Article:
Launched in the midst of a pandemic, the Greater Good Grants (GGG) is a way to step up and uncover opportunities to extend help to communities and natural environments that need it the most.
Stemming from a belief that all businesses have a duty to do their part for society, GGG funds projects that benefit local communities and natural environments in countries where the Group operates.
Borneo’s vast peatland forests are home to the largest remaining orangutan populations, provide economic and social benefits for indigenous communities, and are major global carbon stores.
They have been destroyed by annual fires, but this project empowers rural communities to restore the forest with necessary resources and training.
Access to clean running water is a basic human right, but possessed by only three families in rural Bumi Indah village in Bintan.
Pumps, water tanks and sinks were installed in 37 households delivering lifelong safe sanitation to homes, boosting self-esteem and reducing existing inequality between city and village populations.
Strengthening community participation and amalgamating traditional lifestyles with conservation initiatives supports the conservation of unique aquatic wildlife and establishes a self-sustainable, community-led conservation model for others to follow.
This project provided alternate livelihood training in innovative small-scale farming and river tourism for locals, and education for 154 children.
Agricultural waste in the Anlung Pring Protected Area, a high-priority wetland in Cambodia, threatens the resident population of globally threatened Sarus Crane.
A community-based waste disposal system was implemented in consultation with locals to better manage and dispose potentially hazardous agricultural chemical waste, mitigating risk of leaking potentially toxic agro-pollutants.
Species-specific data is needed to inform effective conservation and sustainable fisheries management of endangered devil rays in Indonesia.
Training was provided to sample 47 Giant Devil Rays and 61 Bentfin Devil Rays caught in small-scale fisheries in West Java, to further understanding of population boundaries of these highly mobile species.
The Mahakam Delta in Borneo provides significant carbon sequestration in the fight against climate change, and is home to critically endangered species.
This project reforests mangroves through a community nursery that establishes alternative livelihoods for locals, and supports these efforts with survival monitoring and awareness sessions.
Bach Ma National Park is home to two endemic threatened species of muntjac deer. Information on their populations is sparse but urgently needed to create effective conservation strategies.
This project assesses populations using non-invasive scientifically robust systematic surveys from 40 camera-trap stations on the Bach Ma summit.
Bach Ma National Park and Sao La Nature Reserve in Vietnam are home to critically endangered tortoises and freshwater turtles.
This project develops awareness surveys and conservation communications to support rescue and release of rehabilitated animals, reduce threats from illegal wildlife trade, and create a longer-term plan to support wildlife.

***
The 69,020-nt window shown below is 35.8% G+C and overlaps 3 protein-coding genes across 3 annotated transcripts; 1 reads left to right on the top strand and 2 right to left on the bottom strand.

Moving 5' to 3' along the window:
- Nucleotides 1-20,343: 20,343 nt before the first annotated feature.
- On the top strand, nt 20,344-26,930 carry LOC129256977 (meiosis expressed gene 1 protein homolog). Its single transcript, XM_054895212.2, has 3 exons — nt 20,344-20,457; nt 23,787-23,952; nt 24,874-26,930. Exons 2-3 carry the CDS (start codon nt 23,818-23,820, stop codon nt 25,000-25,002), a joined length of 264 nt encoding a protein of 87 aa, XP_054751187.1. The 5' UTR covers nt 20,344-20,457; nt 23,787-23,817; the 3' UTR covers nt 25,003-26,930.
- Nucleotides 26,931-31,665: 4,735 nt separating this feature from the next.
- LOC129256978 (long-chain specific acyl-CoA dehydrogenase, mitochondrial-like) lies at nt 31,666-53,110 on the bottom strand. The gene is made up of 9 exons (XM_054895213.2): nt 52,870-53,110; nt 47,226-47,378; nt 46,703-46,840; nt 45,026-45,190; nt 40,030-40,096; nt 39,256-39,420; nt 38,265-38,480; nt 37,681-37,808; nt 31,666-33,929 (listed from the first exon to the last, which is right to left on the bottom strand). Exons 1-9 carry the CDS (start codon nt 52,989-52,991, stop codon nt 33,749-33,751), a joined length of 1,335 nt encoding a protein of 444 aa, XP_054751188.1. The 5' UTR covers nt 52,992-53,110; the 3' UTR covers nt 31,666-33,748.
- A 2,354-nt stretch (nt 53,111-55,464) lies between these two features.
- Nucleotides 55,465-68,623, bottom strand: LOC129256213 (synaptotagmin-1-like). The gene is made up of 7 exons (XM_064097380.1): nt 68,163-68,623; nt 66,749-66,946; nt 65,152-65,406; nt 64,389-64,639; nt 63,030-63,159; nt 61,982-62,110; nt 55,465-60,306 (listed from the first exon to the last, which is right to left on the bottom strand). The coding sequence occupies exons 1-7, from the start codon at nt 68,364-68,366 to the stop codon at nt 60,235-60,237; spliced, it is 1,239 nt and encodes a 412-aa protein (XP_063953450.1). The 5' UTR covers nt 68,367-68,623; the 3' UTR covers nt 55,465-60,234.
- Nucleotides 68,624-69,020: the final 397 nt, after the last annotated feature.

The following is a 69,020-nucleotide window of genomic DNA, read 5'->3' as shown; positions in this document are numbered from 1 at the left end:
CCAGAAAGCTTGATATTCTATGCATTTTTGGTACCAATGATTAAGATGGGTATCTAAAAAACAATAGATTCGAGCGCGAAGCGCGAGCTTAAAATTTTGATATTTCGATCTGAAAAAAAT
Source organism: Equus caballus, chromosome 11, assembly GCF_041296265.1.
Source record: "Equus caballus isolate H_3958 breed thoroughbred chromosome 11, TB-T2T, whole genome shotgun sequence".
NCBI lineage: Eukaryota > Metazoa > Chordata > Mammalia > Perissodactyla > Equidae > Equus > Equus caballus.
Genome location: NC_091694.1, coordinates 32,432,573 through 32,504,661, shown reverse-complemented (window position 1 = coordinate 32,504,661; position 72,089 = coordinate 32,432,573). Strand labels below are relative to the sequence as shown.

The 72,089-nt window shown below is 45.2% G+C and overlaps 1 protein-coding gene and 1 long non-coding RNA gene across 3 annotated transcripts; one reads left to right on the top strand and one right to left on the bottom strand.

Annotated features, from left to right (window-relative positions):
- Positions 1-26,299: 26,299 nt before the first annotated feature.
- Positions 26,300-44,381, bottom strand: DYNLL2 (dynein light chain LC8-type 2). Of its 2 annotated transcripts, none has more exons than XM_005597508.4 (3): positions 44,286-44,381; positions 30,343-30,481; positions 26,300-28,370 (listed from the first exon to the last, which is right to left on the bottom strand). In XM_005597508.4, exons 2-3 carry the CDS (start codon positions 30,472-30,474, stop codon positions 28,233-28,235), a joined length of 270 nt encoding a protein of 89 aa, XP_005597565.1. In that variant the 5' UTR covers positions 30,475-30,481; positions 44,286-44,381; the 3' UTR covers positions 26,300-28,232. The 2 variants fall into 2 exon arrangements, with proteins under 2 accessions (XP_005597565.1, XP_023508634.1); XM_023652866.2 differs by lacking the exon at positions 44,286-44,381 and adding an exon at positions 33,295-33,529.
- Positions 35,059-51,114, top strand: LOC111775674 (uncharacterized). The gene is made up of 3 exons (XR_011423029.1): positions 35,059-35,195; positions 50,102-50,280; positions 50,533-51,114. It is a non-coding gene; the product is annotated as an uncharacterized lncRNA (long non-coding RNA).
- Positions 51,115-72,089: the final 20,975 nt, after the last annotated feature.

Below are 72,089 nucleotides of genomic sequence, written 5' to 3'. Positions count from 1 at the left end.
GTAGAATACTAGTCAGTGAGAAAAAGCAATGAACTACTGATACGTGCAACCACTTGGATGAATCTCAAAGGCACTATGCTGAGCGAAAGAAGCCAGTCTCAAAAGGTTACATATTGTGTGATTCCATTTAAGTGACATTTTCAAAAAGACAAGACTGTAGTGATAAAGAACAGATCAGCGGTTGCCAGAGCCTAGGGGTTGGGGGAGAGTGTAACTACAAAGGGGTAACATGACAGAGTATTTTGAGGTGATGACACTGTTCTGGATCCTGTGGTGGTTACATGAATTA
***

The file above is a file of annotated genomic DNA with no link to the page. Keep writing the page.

Building on our commitment to sustainable development, we offer annual grants to individuals or organisations that align with the Banyan Tree Global Foundation (BTGF) global framework within a local context to support measureable impact and progress towards larger regional or global frameworks such as the Sustainable Development Goals to help people and the planet.
Projects that do not meet the eligibility criteria, or unsolicited proposals outside of this funding call shall not be considered unless they are for urgent humanitarian need.
Due to the volume of applications, we cannot provide clarification on individual projects.
What we fund
All projects should be innovative and impactful, aligned with one or more of our six focal areas, and conducted within countries where Banyan Tree Hotels and Resorts operate.
Projects must have a demonstrated need and urgency; should leverage local, regional and national partnerships necessary to deliver measurable impact, and shall be scalable with clear evaluation of success.
All projects must uphold the highest standards of ethical behaviour, honesty, fairness and transparency.
Who we fund
Organisation affiliation is required to receive and administer the grant, grants will not be paid to personal bank accounts. NGO’s and international NGOs must demonstrate registration to operate in project county(s). At this time, we will not consider grant requests from government representatives; but they may be included as project partners to ensure project success.
Meeting the above criteria, Principle Investigators over the age of 18 at any level who have suitable skills and demonstrated experience are welcome to apply. Local collaboration is required if your project is outside of your home country. The Principle Investigator may only be recipient of a single grant at a time, but an organisation may have multiple projects if led by different investigators. Existing project recipients must have submitted their final report before being eligible for another grant.
The individual responsible for carrying out the project must apply and write the application: others may not submit in the name of the Principle Investigator. Individuals are required to consult a tax professional should taxes apply.
Our 2023 call for proposals is now closed. Applicants shall be informed of outcomes in December 2022. Unsolicited proposals will not be considered at this time. Our next funding call deadline will be September 30, 2023.